Qualcomm Convenes Town Hall Meeting at Critical Juncture

At the market research and consulting firm CCS Insight, Boston-based analyst John Jackson says he views San Diego-based Qualcomm (NASDAQ: QCOM) as a company “that faces some tectonic shifts in an industry that used to be known as the telecom industry.”

Now telecom has converged with computing and the Internet, and Jackson says it’s all being driven by social media and online content. “All of Qualcomm’s customers—from Samsung to Apple—are in that business now,” Jackson says. “Whether they want to or not.”

But as computing moves into the post-desktop-PC era, Jackson says Qualcomm faces challenges in practically every facet of its business—which might be why the 2011 Qualcomm Town Hall meeting represents a critical juncture for the San Diego wireless giant. Jackson was invited to serve as the moderator and chief inquisitor in a discussion featuring three key Qualcomm executives: Paul Jacobs, the chairman and CEO; Steve Mollenkopf, president of Qualcomm CDMA Technologies (QCT); and Matt Grob, senior vice president of engineering. The event begins with a reception tomorrow (Thursday) at 5:30 p.m. at Qualcomm’s corporate headquarters, with the main event beginning at 6:30 p.m.

With more than 5 billion mobile devices being used worldwide, Jackson says Qualcomm faces intensifying competition from makers of both wireless radio chips and processors, and in terms of the chips used for graphic displays, video, and other digital media. Beyond the debate over Intel-based processors and ARM processors, and geeky arguments over CPU versus GPU designs, Jackson says Qualcomm also faces more fundamental questions over the role that any hardware maker can play in a market that is increasingly dominated by social media and content-based revenue streams.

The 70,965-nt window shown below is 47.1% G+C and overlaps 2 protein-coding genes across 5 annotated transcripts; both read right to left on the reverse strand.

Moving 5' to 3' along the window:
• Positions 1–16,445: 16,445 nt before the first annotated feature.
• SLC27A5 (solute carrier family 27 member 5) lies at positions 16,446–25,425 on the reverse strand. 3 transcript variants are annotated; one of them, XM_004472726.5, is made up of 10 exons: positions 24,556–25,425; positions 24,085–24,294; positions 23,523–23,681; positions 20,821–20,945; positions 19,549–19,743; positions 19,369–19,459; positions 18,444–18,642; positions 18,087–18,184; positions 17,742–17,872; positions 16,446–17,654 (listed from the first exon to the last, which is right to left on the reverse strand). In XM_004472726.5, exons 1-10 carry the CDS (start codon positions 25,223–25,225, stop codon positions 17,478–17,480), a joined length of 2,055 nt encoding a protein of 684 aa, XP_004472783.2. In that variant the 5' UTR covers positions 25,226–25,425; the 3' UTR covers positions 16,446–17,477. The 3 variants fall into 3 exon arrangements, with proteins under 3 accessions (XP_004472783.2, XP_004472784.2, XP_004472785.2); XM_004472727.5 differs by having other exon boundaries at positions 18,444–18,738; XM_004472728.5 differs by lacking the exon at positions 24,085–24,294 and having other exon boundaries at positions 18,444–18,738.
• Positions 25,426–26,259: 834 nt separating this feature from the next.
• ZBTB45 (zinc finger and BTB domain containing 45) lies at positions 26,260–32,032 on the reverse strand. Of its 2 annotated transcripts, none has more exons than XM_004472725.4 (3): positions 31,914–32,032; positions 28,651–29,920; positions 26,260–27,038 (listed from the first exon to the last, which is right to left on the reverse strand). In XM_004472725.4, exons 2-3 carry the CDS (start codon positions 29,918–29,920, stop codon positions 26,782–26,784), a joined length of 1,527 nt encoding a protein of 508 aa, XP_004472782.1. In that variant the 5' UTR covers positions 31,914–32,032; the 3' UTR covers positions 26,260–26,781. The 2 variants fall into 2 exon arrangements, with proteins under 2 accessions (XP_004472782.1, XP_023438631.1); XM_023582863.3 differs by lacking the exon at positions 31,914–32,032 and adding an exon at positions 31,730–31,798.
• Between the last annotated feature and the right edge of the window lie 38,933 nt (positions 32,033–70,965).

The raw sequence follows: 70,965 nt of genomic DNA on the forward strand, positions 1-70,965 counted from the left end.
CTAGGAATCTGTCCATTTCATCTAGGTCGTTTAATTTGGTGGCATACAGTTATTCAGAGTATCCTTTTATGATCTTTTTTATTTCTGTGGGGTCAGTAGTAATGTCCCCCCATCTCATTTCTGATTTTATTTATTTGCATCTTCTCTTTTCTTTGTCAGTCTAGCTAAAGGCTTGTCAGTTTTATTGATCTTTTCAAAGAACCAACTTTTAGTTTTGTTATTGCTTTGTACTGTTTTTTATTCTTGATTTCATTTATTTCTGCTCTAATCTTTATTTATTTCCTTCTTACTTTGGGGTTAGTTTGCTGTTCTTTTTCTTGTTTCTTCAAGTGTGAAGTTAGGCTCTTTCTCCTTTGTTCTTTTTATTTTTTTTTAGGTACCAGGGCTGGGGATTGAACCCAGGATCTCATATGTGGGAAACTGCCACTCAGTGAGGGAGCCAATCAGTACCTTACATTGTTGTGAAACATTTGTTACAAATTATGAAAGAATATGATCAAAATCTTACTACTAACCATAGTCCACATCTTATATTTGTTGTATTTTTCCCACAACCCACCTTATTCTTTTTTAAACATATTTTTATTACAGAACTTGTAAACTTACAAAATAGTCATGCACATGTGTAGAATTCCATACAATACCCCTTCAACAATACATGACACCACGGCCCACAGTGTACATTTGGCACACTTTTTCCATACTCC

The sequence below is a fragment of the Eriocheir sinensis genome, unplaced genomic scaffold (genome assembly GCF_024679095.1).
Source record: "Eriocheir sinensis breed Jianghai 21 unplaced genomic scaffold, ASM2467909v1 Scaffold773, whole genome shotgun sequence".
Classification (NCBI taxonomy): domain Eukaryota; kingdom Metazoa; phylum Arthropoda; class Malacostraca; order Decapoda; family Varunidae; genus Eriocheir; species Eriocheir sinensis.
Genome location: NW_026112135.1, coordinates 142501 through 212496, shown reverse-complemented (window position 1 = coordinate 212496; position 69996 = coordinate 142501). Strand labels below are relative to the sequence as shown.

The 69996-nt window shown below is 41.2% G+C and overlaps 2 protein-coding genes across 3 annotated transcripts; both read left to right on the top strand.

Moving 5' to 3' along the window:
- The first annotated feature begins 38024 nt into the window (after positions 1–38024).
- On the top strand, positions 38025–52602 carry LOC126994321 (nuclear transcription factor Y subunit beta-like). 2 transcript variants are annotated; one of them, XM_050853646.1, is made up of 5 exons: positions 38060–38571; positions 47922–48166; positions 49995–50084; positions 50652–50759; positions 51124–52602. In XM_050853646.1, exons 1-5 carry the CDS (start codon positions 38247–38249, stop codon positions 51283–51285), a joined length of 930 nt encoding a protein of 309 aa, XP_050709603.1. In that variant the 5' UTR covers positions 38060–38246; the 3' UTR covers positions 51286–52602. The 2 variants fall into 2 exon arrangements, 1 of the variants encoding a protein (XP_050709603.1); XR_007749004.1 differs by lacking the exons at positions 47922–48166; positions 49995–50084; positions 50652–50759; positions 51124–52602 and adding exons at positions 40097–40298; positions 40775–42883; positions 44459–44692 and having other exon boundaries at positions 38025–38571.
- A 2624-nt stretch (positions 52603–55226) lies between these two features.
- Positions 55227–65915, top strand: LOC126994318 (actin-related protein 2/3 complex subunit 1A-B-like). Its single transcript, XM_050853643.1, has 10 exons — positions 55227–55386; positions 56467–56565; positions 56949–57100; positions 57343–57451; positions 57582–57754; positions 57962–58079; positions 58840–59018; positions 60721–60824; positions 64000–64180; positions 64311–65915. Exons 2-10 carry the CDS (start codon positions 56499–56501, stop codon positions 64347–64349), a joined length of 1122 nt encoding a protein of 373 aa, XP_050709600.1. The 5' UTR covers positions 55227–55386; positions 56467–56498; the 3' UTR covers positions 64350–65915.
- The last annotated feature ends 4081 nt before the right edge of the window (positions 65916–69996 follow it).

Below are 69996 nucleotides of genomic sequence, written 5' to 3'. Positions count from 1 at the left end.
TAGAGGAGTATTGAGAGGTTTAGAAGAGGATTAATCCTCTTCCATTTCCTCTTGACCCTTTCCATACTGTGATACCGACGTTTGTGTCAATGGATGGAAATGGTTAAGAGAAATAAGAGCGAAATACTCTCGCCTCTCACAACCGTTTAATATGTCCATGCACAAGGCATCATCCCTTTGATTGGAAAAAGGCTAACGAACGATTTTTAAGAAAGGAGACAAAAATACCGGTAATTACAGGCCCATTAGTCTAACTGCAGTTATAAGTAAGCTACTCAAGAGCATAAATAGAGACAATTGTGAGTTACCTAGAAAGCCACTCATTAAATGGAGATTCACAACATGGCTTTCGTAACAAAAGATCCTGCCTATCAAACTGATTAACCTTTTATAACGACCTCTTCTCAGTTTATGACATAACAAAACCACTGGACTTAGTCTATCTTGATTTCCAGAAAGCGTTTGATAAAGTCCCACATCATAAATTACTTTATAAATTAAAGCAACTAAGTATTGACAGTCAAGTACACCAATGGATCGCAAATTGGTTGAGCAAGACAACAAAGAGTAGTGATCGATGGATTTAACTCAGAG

“The money is going out of hardware,” Jackson says. “So the fundamental question is how or whether Qualcomm or any chipset maker can insert itself into the revenue stream that exists on our phones.” In other words, what is will the future relationship be between Qualcomm and—take your pick—Google, Facebook, Twitter, Zynga, and other social media giants?

Bruce V. Bigelow was the editor of Xconomy San Diego from 2008 to 2018. Read more about his life and work here. Follow @bvbigelow

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